Abdo Alaoui
21 January 2024

Islamic Brotherhoods’ Enduring Relevance in North Africa-Sub-Saharan Africa Relations

Islamic Brotherhoods’ Enduring Relevance in North Africa-Sub-Saharan Africa Relations
Islamic Brotherhoods’ Enduring Relevance in North Africa-Sub-Saharan Africa Relations

As political, economic, and social actors, different brotherhoods in North Africa have historically sought a balanced position with respect to dominant political powers.

History has recorded unfinished wars with religion as their main determinant and engine. These wars had existential motivations and political purposes. Used as a tool to ascend to and stay in power, religion helped the main actors internally shape people’s mindsets as well as their political culture. However, when it came to the Arab and Islamic worlds, the main dilemma was and remains how to sort out the difference and complementarity between religion as an expression of faith and religion as a means of power as well as a source of its legitimization.

Over the last forty years, the political landscape in the Middle East and North Africa has been characterized by dichotomous perceptions of Islam. Indeed, dichotomous perceptions have ignited the allegedly deep divide between Sunni Islam and Shia Islam. Lately, new expressions of Islam championed by Qatar, the United Arab Emirates, Turkey, and Algeria, to name but a few, keep confusing people and experts in theology and religious studies. Mostly new actors of their kind, some are keen to secure a place in culturally fragmented regional subsystems where the religious dimension is gaining space and influence.

More recently, the idea of an Abrahamic union based on the common shared roots of all monotheistic religions has started to draw people’s interest. Despite the fact that this idea is related to the Arab-Israeli conflict and the need for a new Middle Eastern geopolitical chessboard, religion has always been a fascinating subject to deal with. This seems to be some sort of race for religious ascendency, which most people think of as an absurd and fruitless endeavor in the long run.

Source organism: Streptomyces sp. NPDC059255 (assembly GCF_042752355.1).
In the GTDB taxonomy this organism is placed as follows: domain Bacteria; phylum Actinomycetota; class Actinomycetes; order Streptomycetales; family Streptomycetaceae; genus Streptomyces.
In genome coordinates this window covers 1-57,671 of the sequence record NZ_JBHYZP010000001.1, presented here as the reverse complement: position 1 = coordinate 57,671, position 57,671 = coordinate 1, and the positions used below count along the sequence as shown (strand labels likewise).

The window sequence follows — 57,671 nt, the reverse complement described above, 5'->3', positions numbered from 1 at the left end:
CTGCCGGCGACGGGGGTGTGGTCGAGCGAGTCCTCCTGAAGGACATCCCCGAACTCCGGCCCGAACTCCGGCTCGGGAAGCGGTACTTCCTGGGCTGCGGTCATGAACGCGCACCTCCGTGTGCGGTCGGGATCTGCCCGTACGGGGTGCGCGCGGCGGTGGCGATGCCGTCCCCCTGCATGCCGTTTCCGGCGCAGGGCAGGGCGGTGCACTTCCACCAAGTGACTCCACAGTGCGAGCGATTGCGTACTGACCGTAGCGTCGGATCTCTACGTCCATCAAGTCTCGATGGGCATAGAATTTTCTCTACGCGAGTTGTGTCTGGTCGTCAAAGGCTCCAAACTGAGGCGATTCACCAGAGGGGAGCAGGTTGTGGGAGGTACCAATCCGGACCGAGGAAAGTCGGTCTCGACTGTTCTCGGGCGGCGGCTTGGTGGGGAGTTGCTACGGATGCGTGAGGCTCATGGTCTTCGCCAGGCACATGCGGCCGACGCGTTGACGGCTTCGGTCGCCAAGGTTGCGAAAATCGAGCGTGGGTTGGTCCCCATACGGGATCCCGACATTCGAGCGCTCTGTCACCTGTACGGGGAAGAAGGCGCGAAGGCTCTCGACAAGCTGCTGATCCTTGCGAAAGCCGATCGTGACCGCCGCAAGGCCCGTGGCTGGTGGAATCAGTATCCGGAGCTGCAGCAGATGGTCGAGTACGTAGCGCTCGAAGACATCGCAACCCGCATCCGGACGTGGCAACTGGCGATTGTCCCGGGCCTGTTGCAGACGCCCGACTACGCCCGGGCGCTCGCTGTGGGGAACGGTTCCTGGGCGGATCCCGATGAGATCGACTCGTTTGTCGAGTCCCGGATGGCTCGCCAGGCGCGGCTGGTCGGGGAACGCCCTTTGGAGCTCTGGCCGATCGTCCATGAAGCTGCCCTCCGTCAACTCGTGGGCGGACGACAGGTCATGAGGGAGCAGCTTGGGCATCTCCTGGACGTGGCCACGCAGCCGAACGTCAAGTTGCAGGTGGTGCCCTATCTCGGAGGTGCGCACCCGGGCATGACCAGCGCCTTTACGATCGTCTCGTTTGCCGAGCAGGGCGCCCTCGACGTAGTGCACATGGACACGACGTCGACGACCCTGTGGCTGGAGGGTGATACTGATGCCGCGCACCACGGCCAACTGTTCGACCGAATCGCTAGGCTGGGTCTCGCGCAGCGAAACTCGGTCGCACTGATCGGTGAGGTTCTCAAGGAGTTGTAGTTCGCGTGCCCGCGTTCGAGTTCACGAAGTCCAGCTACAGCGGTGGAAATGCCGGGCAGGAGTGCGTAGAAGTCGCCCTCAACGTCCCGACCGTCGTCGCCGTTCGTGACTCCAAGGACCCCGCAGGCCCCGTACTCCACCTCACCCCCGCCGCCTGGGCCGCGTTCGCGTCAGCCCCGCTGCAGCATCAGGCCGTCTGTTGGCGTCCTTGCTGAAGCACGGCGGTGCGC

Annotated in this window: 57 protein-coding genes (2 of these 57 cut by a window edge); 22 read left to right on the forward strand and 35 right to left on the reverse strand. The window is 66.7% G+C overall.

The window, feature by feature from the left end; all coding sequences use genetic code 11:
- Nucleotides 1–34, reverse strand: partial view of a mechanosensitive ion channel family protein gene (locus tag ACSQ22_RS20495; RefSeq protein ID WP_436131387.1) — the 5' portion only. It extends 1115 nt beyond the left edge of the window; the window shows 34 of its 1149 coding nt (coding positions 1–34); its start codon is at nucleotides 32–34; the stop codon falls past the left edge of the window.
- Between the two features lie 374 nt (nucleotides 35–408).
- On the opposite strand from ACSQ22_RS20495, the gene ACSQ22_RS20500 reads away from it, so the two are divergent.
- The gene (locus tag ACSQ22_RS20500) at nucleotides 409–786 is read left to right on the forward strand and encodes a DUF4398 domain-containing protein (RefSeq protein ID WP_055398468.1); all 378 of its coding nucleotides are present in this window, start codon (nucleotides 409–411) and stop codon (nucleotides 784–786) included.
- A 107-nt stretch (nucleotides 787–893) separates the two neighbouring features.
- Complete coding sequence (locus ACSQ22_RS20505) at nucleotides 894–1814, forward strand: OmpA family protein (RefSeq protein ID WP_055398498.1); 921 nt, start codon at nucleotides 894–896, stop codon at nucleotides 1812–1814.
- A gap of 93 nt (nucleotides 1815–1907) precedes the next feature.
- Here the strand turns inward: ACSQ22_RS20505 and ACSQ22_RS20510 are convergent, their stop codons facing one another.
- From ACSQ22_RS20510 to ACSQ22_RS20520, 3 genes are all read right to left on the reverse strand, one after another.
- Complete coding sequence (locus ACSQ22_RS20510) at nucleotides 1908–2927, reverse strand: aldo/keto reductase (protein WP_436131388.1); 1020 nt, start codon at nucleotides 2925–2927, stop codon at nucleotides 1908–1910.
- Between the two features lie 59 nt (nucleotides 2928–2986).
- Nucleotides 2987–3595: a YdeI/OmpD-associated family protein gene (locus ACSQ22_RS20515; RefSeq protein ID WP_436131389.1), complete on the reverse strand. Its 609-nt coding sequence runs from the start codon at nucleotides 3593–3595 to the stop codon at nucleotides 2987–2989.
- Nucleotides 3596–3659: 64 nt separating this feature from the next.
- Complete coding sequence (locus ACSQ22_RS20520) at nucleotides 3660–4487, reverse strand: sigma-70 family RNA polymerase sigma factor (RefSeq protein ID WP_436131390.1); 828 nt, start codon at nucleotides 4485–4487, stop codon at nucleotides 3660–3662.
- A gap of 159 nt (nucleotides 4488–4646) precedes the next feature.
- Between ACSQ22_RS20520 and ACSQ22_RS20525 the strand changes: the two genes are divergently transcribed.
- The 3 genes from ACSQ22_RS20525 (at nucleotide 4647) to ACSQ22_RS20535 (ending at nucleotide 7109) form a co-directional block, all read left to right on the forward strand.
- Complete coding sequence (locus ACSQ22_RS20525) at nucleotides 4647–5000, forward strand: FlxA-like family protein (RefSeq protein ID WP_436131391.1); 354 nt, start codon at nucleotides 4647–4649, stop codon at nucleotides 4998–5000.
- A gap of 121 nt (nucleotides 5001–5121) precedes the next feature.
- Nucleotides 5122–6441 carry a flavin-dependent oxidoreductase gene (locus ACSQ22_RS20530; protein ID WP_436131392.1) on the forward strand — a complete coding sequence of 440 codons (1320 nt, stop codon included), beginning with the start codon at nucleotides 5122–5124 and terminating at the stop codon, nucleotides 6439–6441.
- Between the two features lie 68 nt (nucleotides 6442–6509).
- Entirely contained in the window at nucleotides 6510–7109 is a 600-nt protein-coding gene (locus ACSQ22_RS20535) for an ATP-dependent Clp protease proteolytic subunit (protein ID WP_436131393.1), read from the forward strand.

Sociologists and political scientists are also intrigued by mainstream thinking about the crucial impact of this phenomenon on the new generations, who prove to be as shallow as they are unaware of its impact. Before 1979, the date of the Islamic Revolution in Iran, the dichotomous perceptions of Islam were concentrated on the lasting fight between secularism and conservative Islam. This happened during a process aimed at paving the way for modernism as a paramount feature of the overwhelming Western civilization.

Nevertheless, there is another battle that is not in the limelight. It has been raging in North Africa, opposing Morocco to Algeria, Morocco to Mauritania, and Libya to the rest of the North African countries. Mainly political, this battle has taken different forms and exerted an impact on the ideological perception of relations between North Africa and Africa South of the Sahara.